In subfamily Salsoloideae (family Chenopodiaceae) most species are C4 plants having terete leaves with Salsoloid Kranz anatomy characterized by a continuous dual chlorenchyma layer of Kranz cells (KCs) and mesophyll (M) cells, surrounding water storage and vascular tissue. From section Coccosalsola sensu Botschantzev, leaf structural and photosynthetic features were analysed on selected species of Salsola which are not performing C4 based on leaf carbon isotope composition. The results infer the following progression in distinct functional and structural forms from C3 to intermediate to C4 photosynthesis with increased leaf succulence without changes in vein density: From species performing C3 photosynthesis with Sympegmoid anatomy with two equivalent layers of elongated M cells, with few organelles in a discontinuous layer of bundle sheath (BS) cells (S. genistoides, S. masenderanica, S. webbii) > development of proto-Kranz BS cells having mitochondria in a centripetal position and increased chloroplast number (S. montana) > functional C3-C4 intermediates having intermediate CO2 compensation points with refixation of photorespired CO2, development of Kranz-like anatomy with reduction in the outer M cell layer to hypodermal-like cells, and increased specialization (but not size) of a Kranz-like inner layer of cells with increased cell wall thickness, organelle number, and selective expression of mitochondrial glycine decarboxylase (Kranz-like Sympegmoid, S. arbusculiformis; and Kranz-like Salsoloid, S. divaricata) > selective expression of enzymes between the two cell types for performing C4 with Salsoloid-type anatomy. Phylogenetic analysis of tribe Salsoleae shows the occurrence of C3 and intermediates in several clades, and lineages of interest for studying different forms of anatomy.
In several taxa, increasing leaf succulence has been associated with decreasing mesophyll conductance (g M) and an increasing dependence on Crassulacean acid metabolism (CAM). However, in succulent Aizoaceae, the photosynthetic tissues are adjacent to the leaf surfaces with an internal achlorophyllous hydrenchyma. It was hypothesized that this arrangement increases g M, obviating a strong dependence on CAM, while the hydrenchyma stores water and nutrients, both of which would only be sporadically available in highly episodic environments. These predictions were tested with species from the Aizoaceae with a 5-fold variation in leaf succulence. It was shown that g M values, derived from the response of photosynthesis to intercellular CO2 concentration (A:C i), were independent of succulence, and that foliar photosynthate δ(13)C values were typical of C3, but not CAM photosynthesis. Under water stress, the degree of leaf succulence was positively correlated with an increasing ability to buffer photosynthetic capacity over several hours and to maintain light reaction integrity over several days. This was associated with decreased rates of water loss, rather than tolerance of lower leaf water contents. Additionally, the hydrenchyma contained ~26% of the leaf nitrogen content, possibly providing a nutrient reservoir. Thus the intermittent use of C3 photosynthesis interspersed with periods of no positive carbon assimilation is an alternative strategy to CAM for succulent taxa (Crassulaceae and Aizoaceae) which occur sympatrically in the Cape Floristic Region of South Africa.
Flavonoid compounds play important roles in the modern diet, and pear fruits are an excellent dietary source of these metabolites. However, information on the regulatory network of flavonoid biosynthesis in pear fruits is rare. In this work, 18 putative flavonoid-related MYB transcription factors (TFs) were screened by phylogenetic analysis and four of them were correlated with flavonoid biosynthesis patterns in pear fruits. Among these MYB-like genes, the specific functions of two novel MYB TFs, designated as PbMYB10b and PbMYB9, were further verified by both overexpression and RNAi transient assays. PbMYB10b, a PAP-type MYB TF with atypical motifs in its conserved region, regulated the anthocyanin and proanthocyanidin pathways by inducing the expression of PbDFR, but its function could be complemented by other MYB TFs. PbMYB9, a TT2-type MYB, not only acted as the specific activator of the proanthocyanidin pathway by activating the PbANR promoter, but also induced the synthesis of anthocyanins and flavonols by binding the PbUFGT1 promoter in pear fruits. The MYBCORE-like element has been identified in both the PbUFGT1 promoter and ANR promoters in most species, but it was not found in UFGT promoters isolated from other species. This finding was also supported by a yeast one-hybrid assay and thus enhanced the likelihood of the interaction between PbMYB9 and the PbUFGT1 promoter.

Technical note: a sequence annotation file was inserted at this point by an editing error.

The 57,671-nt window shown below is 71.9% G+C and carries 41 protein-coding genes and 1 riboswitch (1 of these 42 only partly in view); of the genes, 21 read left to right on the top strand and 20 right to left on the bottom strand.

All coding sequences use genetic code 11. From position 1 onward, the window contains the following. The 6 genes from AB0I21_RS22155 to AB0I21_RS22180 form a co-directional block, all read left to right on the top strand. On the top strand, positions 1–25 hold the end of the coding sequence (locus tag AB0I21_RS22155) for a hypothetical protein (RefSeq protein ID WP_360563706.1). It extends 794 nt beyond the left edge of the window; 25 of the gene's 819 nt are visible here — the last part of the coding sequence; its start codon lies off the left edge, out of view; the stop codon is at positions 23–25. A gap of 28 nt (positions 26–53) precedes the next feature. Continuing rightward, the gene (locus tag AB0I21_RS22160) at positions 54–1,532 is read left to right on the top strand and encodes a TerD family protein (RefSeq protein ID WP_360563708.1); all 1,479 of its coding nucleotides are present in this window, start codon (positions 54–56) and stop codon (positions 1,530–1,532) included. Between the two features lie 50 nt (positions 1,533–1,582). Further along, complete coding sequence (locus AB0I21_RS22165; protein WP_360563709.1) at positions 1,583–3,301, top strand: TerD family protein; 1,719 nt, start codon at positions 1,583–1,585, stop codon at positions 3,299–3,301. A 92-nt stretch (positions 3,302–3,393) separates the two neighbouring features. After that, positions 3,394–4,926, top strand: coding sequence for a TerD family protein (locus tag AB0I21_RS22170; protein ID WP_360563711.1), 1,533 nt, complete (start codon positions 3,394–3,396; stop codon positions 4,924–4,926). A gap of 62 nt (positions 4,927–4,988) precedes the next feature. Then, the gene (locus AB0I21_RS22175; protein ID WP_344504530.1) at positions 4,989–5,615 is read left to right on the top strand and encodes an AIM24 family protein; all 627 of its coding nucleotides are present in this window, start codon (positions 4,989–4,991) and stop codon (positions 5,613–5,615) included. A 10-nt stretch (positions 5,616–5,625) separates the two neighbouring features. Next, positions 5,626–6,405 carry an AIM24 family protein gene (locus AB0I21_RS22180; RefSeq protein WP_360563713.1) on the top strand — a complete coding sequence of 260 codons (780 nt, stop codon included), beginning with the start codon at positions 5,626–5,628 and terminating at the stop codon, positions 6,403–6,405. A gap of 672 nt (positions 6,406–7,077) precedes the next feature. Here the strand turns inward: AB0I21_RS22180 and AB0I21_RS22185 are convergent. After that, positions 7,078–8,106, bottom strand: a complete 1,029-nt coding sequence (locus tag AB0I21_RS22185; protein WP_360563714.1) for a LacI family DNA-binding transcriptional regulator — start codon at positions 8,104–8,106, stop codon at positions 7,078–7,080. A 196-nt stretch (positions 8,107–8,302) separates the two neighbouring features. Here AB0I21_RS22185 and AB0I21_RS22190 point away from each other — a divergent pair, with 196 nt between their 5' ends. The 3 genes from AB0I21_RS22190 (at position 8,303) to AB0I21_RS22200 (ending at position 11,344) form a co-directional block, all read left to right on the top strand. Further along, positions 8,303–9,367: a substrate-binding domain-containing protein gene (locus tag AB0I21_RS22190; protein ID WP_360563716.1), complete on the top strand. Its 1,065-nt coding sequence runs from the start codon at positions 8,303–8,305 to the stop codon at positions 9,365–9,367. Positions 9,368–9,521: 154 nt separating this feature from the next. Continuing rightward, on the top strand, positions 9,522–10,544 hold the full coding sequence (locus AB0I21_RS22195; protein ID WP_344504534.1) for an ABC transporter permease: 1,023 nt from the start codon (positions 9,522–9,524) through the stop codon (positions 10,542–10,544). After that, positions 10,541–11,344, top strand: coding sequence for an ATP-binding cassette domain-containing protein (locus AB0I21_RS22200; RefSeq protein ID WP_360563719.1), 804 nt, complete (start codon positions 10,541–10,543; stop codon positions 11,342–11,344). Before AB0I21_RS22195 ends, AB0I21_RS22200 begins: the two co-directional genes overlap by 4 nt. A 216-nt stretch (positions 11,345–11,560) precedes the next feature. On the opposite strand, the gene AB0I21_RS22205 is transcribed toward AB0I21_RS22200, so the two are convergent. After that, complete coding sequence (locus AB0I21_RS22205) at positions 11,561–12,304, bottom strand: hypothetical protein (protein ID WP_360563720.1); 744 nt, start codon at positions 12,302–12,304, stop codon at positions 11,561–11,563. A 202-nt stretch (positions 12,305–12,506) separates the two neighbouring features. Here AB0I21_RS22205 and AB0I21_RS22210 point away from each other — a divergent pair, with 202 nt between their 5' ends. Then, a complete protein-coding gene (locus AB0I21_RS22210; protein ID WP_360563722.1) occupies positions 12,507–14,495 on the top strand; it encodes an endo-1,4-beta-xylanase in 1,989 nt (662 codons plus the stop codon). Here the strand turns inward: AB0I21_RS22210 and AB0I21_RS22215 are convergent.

Mosses are among the earliest branching embryophytes and probably originated not later than the early Ordovician when atmospheric CO2 was higher and O2 was lower than today. The C3 biochemistry and physiology of their photosynthesis suggests, by analogy with tracheophytes, that growth of extant bryophytes in high CO2 approximating Ordovician values would increase the growth rate. This occurs for many mosses, including Physcomitrella patens in suspension culture, although recently published transcriptomic data on this species at high CO2 and present-day CO2 show down-regulation of the transcription of several genes related to photosynthesis. It would be useful if transcriptomic (and proteomic) data comparing growth conditions are linked to measurements of growth and physiology on the same, or parallel, cultures. Mosses (like later-originating embryophytes) have been subject to changes in bulk atmospheric CO2 and O2 throughout their existence, with evidence, albeit limited, for positive selection of moss Rubisco. Extant mosses are subject to a large range of CO2 and O2 concentrations in their immediate environments, especially aquatic mosses, and mosses are particularly influenced by CO2 generated by, and O2 consumed by, soil chemoorganotrophy from organic C produced by tracheophytes (if present) and bryophytes.